In the present series, the IVCs had a high tendency for rehemorrhage. Surgery is advocated when hemorrhages are frequent, and the mass effect causes progressive neurological deficits. Microsurgical removal of the IVC is safe, but in the fourth ventricle it can carry increased risk for cranial nerve deficits.
Päivi Koroknay-Pál, Hanna Lehto, Mika Niemelä, Riku Kivisaari and Juha Hernesniemi
Population-based data on pediatric patients with aneurysms are limited. The aim of this study is to clarify the characteristics and long-term outcomes of pediatric patients with aneurysms.
All pediatric patients (≤ 18 years old) with aneurysms among the 8996 aneurysm patients treated at the Department of Neurosurgery in Helsinki from 1937 to 2009 were followed from admission to the end of 2010.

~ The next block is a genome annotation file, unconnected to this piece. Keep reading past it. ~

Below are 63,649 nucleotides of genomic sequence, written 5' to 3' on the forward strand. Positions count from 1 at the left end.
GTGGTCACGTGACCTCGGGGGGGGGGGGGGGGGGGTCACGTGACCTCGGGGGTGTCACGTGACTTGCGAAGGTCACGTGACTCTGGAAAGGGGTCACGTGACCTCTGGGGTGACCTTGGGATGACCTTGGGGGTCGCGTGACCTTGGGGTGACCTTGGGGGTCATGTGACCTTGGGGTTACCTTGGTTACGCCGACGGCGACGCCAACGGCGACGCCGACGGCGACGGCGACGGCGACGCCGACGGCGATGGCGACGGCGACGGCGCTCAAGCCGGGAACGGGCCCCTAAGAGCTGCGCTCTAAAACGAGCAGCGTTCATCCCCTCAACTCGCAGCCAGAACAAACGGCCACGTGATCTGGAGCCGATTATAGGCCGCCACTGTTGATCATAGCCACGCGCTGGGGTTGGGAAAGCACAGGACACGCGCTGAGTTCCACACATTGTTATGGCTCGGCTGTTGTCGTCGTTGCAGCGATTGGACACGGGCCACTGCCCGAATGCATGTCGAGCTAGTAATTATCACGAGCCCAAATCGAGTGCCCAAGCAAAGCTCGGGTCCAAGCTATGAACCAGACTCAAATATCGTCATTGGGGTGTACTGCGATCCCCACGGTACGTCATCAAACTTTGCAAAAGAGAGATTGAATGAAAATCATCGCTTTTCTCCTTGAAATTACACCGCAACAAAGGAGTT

There were 114 pediatric patients with 130 total aneurysms during the study period. The mean patient age was 14.5 years (range 3 months to 18 years). The male:female ratio was 3:2. Eighty-nine patients (78%) presented with subarachnoid hemorrhage. The majority of the aneurysms (116 [89%]) were in the anterior circulation, and the most common location was the internal carotid artery bifurcation (36 [28%]). The average aneurysm diameter was 11 mm (range 2–55 mm) with 16 giant aneurysms (12%). Eighty aneurysms (62%) were treated microsurgically, and 37 (28%) were treated conservatively due to poor medical and neurological status of the patient or due to technical reasons during the early years of the patient series. No connective tissue disorders common to pediatric aneurysm patients were diagnosed in this series, with the exception of 1 patient with tuberous sclerosis complex. The mean follow-up duration was 24.8 years (range 0–55.8 years). At the end of follow-up, 71 patients (62%) had a good outcome, 3 (3%) were dependent, and 40 (35%) had died. Twenty-seven deaths (68%) were assessed to be aneurysm-related. Factors correlating with a favorable long-term outcome were good neurological condition of the patient on admission, aneurysm location in the anterior circulation, complete aneurysm closure, and absence of vasospasm. Six patients developed symptomatic de novo aneurysms after a median of 25 years (range 11–37 years). Fourteen patients (12%) had a family history of aneurysms. There was no increased incidence for cardiovascular diseases in long-term follow-up.